Osgood v. State

Decision Date21 October 2016
Docket NumberCR-13-1416
Citation341 So.3d 170
Parties James OSGOOD v. STATE of Alabama
CourtAlabama Court of Criminal Appeals

Alabama Supreme Court 1160543

Randall S. Susskind, Jennae R. Swiergula, and Alison N. Mollman, Equal Justice Initiative, Montgomery, for appellant.

Luther Strange, atty. gen., and J. Clayton Crenshaw, William D. Dill, and John A. Selden, asst. attys. gen., for appellee.

BURKE, Judge.

James Osgood was convicted of two counts of murder made capital because it was committed during the course of a first-degree rape and during the course of a first-degree sodomy. See § 13A–5–40(a)(3), Ala. Code 1975. The jury unanimously recommended that Osgood be sentenced to death. The trial court accepted the jury's recommendation and sentenced Osgood to death. This appeal follows.


The evidence presented at trial revealed that on October 13, 2010, Tracy Brown was found dead in her home. Brown's landlord made the discovery after being contacted by Brown's employer when the employer became concerned because Brown had failed to show up for work. Officer David Moses of the Chilton County Sheriff's Department testified that he and his partner were the first to arrive on the scene. Officer Moses testified that he went into Brown's bedroom and saw Brown lying on the floor next to her bed. According to Moses, Brown was naked and had stab wounds to her back as well as a gruesome wound to her neck causing him to believe that she had been murdered. Moses stated that he then left the room, secured the scene, and called other officers for assistance.

Lieutenant Shane Lockhart, a detective with the Chilton County Sheriff's Department, testified that he was the lead investigator on the case. After eliminating one potential suspect, Lockhart learned that Brown had last been seen in the company of Osgood and Osgood's girlfriend, Tonya Vandyke. Lockhart eventually interviewed Osgood early the next morning after Osgood voluntarily agreed to come to the sheriff's office to speak with Lockhart. During that interview, Osgood told Lockhart that he and Vandyke had been with Brown the previous day. Osgood stated that the three of them had gone to Brown's place of employment to pick up her paycheck and then ran various errands, including cashing the check, paying Brown's electric bill, and driving to a nearby town in order to look at a vehicle that Brown was considering purchasing. Further testimony from various witnesses corroborated Osgood's story regarding their activities that morning.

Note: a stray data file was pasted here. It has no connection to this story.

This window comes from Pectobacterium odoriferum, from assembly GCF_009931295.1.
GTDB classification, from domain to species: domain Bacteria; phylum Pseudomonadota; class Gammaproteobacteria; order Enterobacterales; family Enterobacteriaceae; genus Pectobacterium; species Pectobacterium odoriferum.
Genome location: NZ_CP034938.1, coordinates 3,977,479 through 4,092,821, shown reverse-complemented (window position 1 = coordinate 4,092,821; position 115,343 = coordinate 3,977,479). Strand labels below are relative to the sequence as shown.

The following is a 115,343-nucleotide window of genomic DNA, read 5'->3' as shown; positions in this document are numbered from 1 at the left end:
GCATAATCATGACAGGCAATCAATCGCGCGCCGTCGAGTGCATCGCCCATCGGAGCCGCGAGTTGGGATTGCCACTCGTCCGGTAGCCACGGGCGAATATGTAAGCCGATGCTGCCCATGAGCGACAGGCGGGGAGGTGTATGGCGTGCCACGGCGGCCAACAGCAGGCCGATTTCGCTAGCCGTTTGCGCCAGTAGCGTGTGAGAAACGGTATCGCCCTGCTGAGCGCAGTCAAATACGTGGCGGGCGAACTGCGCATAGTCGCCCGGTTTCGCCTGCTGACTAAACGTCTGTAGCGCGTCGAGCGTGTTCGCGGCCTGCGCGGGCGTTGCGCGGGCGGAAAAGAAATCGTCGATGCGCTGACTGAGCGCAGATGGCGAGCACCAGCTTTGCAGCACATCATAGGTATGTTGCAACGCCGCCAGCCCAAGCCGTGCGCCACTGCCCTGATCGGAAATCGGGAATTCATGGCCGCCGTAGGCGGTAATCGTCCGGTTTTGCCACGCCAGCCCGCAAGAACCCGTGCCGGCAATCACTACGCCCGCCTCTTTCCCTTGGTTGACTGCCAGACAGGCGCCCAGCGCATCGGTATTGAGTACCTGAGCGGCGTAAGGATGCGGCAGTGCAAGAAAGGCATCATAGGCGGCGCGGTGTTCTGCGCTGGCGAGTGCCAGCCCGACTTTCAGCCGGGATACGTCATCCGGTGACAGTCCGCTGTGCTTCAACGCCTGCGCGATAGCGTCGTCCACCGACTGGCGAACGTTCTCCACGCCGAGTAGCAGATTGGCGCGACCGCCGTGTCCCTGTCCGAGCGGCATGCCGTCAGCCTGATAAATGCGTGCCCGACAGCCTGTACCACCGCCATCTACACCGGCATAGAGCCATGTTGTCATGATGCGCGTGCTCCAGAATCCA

Lockhart testified that he then asked Osgood whether he had ever had sex with Brown. Osgood initially denied any type of sexual relationship with Brown. However, after further questioning, Osgood admitted to Lockhart that he and Vandyke had engaged in a "threesome" with Brown on the day she was murdered. (R. 760.) Osgood explained to Lockhart that Brown first performed oral sex on him. Osgood told Lockhart that Brown then got on her hands and knees on her bed and performed oral sex on Vandyke while Osgood had both vaginal and anal sex with Brown from behind. Osgood stated to Lockhart that he and Vandyke had agreed to lie about the sexual encounter because Vandyke and Brown were cousins and Vandyke was ashamed of their behavior.

Lockhart also testified that a handgun was found at the crime scene. When asked about the gun, Osgood admitted that he and Vandyke brought the gun to Brown's home. According to Osgood, they gave the gun to Brown for protection because Brown had previously told them that a man in her trailer park was harassing her.

Lockhart further testified that, during the interview, he observed a cut on the small finger of Osgood's right hand. According to Lockhart, people often get that type of wound when they stab another person "because of the slickness of the knife once blood gets on it." (R. 764.) Lockhart stated that he had seen similar wounds on suspects in previous investigations in which a victim had been stabbed. Although Osgood steadfastly denied killing Brown, Lockhart placed him under arrest for Brown's murder. Lockhart testified that he then obtained search warrants for Osgood's residence and vehicle and began the process of collecting additional physical evidence.

Approximately one month later, on November 16, 2010, Osgood, who was incarcerated in the Chilton County jail, asked the jail staff about the location of his vehicle and cellular telephone. Lockhart learned about his request and went to the jail along with Captain Erick Smitherman to talk with Osgood. Prior to this encounter, Lockhart had obtained a written statement from a woman named Tiffany Matthews, who was incarcerated with Vandyke. According to Matthews's statement, Vandyke admitted that she and Osgood were involved in Brown's murder and gave Matthews and another prisoner a detailed description of the killing. (C. 573-76.) Lockhart brought a copy of that statement to the jail on November 16 and read portions of it to Osgood. However, Lockhart changed the pronouns in the statement in order to make it seem like the statement was written by Vandyke. Lockhart stated that Osgood asked him to read the statement a second time, after which Osgood "put his head down, and appeared to be in deep thought." (R. 787.) After a short time, Osgood "looked up and said, you might want to get a pen and a piece of paper." (R. 788.)